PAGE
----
Inside Festival Cultures: Fields, Bodies, Ecologies
- University of Birmingham
- Thursday 16 May (09:00) - Friday 17 May 2019 (17:00)
This conference will investigate the forces shaping festivals, such as tradition, commemoration, commercialisation, globalisation and innovation. In particular, this event will focus on the role festivals have in processes of cultural transmission in the contemporary world.
How have festivals made use of traditional cultural practices? Are festivals acculturative hubs, thus assisting society to make sense of change? Are festivals laboratories for cultural change and innovation? Might festivals present us with opportunities for ‘an ecological reconciliation’?
Modern festivals emerged in the context of significant social and cultural change in the 1960s. Over the past five decades, festival networks have developed a model based on oral traditions, drawn from the memorialisation of the free festivals of the 1960s. Woodstock’s and Glastonbury’s iconic naked festival bodies signalled a profound societal change, whilst displaying a nostalgic re-enactment of and yearning for a simpler past and community. In recent years, trans-national festival networks, like the Burning Man festival, have consciously promoted community-oriented spiritual practices. Our proposed conference wishes to illuminate the facets of these varied dynamics inside festival cultures.
There will be a preliminary online workshop scheduled for Monday 18 February 2019 (16:00-18:00 pm), which will consider a proposal for an edited collection and contribute towards the design of the conference.
For further information, please contact the conference convenors, Dr Jeremy Kidwell and Dr Maria Nita.
Confirmed speakers include:
- Marion Bowman (Open University)
- François Gauthier (University of Fribourg)
- Sharif Gemie (University of Chichester)
- Graham Harvey (Open University)
- Jacqui Mulville (Cardiff University)
Call for papers
We invite abstracts for 20-minute papers that could include, but are not limited to, the following topics:
- Festival fields as sites of commemoration
- Music, orality and tradition in global encounters
- Festival bodies: change and cultural transmissin
- Greening and consumerism at festivals
Please submit proposals of about 200 words together with a short biographical note (50 words) in Word or PDF format to Dr Maria Nita (M.Nita@bham.ac.uk) by 4pm on Thursday 7 February 2019.
Modern festivals represent a new and exciting area of study reflected by both the rising scholarly interest and the continuous growth of this phenomenon in the West during the past five decades. This era of late modernity or postmodernity was marked by important cultural, social and environmental changes, such as increased globalisation, and the environmental and societal effects of anthropogenic climate change. Modern festivals have to be considered in conjunction with these developments. Hence the Burning Man festival in the Nevada desert is seen by some scholars as an experiment in community resilience in response to climate change, whereby the arid climate of the desert represents a projection of the future of mankind. Perhaps following the earlier transatlantic route of the 1960s, that of Woodstock and Glastonbury, Burning Man is currently extending in Europe. Such developments should be investigated against the backdrop of other significant global trends, such as the decline of institutionalised religious traditions as well as political, economic and socio-cultural changes. The conference will develop a scholarly conversation around the wider implications of festival culture in Britain and abroad.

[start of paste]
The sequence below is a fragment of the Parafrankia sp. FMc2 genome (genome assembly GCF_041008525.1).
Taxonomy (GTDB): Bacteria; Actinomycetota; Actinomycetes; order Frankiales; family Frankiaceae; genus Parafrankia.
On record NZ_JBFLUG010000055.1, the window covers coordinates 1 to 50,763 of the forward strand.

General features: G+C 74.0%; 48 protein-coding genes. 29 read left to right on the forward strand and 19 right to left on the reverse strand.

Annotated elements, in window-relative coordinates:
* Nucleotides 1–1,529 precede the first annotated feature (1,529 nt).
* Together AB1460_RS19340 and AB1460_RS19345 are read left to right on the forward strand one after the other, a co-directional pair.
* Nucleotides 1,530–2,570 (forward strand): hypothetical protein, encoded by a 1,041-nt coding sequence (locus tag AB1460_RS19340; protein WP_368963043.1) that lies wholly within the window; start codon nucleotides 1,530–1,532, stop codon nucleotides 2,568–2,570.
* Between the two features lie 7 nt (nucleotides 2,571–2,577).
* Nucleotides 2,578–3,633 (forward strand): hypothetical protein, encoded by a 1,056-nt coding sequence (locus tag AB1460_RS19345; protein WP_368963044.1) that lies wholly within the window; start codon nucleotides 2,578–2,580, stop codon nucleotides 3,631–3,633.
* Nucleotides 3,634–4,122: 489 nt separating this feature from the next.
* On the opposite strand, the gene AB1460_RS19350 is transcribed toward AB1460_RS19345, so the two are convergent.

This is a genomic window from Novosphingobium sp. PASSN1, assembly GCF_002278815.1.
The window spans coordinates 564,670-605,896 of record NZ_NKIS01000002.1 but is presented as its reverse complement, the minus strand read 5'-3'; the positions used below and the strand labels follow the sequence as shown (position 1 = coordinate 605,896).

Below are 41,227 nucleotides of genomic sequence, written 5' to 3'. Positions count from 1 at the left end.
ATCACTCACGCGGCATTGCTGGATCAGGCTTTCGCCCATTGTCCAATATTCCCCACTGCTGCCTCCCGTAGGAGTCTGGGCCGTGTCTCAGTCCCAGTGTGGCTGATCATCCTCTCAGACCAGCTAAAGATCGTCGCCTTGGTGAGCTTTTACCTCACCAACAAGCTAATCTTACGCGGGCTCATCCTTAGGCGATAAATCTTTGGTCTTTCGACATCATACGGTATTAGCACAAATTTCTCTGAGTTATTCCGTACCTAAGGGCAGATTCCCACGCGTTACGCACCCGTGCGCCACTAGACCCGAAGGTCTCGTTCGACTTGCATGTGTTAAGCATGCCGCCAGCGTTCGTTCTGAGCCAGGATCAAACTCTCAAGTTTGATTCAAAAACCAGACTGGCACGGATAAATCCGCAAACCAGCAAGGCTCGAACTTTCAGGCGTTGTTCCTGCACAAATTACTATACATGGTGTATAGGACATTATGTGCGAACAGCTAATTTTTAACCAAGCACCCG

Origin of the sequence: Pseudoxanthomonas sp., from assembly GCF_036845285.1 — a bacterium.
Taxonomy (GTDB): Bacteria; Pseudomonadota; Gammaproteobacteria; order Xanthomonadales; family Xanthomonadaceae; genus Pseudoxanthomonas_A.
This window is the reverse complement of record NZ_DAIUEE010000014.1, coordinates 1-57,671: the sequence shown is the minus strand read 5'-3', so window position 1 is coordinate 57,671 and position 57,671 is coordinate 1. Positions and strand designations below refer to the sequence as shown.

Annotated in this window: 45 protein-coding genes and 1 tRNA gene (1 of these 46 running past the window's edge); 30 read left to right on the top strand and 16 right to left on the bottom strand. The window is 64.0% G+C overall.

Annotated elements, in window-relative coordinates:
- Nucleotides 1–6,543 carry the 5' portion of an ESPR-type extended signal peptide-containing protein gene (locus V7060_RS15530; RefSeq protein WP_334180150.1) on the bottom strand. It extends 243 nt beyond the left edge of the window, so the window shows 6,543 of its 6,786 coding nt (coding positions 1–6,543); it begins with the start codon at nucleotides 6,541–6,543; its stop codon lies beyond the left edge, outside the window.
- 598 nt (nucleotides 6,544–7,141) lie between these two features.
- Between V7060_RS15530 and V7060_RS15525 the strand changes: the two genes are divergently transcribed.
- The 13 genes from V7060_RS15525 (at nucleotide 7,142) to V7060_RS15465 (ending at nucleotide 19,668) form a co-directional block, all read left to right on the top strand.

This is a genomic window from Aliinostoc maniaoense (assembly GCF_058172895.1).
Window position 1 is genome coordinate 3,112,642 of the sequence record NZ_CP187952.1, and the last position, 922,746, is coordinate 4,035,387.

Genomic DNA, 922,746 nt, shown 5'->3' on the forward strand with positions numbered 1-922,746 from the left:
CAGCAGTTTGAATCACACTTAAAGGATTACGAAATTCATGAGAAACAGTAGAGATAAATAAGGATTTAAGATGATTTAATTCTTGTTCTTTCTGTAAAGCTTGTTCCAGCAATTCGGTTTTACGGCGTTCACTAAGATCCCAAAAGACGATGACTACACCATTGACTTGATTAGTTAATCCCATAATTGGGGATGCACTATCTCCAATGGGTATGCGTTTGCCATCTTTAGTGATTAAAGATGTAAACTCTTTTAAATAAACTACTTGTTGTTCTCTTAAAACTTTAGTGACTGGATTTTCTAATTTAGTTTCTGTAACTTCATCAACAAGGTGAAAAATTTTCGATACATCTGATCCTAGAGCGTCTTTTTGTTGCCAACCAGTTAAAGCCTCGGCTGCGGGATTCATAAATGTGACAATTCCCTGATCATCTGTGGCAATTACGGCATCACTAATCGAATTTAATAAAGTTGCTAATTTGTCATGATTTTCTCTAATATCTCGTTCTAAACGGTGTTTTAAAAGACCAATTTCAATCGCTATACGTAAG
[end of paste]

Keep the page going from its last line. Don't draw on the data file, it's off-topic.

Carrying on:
More specifically the conference will explore the interplay between two areas of investigation, namely the development and transmission of tradition/s on one hand and, and on the other, the roles festivals have in showcasing innovation and experimentation with cultural change. Many scholars have argued that increased mobility and globalisation in our contemporary world is impacting on the established channels for cultural transmission, thus leading to increased secularisation and a loss in traditional cultural values. Others have shown that festivals can represent important commemorative spaces, and that the transmission of religious and other cultural elements may continue despite decline or disruptions in such institutions as the church, communities of place, the traditional family and so on. At the same time we increasingly live in a world dominated by change, uncertainty and risk, and scholars recognised that the implications of living with unprecedented global risk in a detraditionalised society involve the development of new types of subversive social movements. Festivals appear to have developed in this context and against such global trends, yet during the past five decades they have themselves changed significantly, with some public and academic voices deploring their decline into an increasingly corporate ethos.
We expect the conference will attract broad interdisciplinary participation, which will help us explore broader themes in this field of research and begin a dialogue on the role festivals have in shaping an emerging global culture, as well as their role in mediating change and promoting cultural innovation.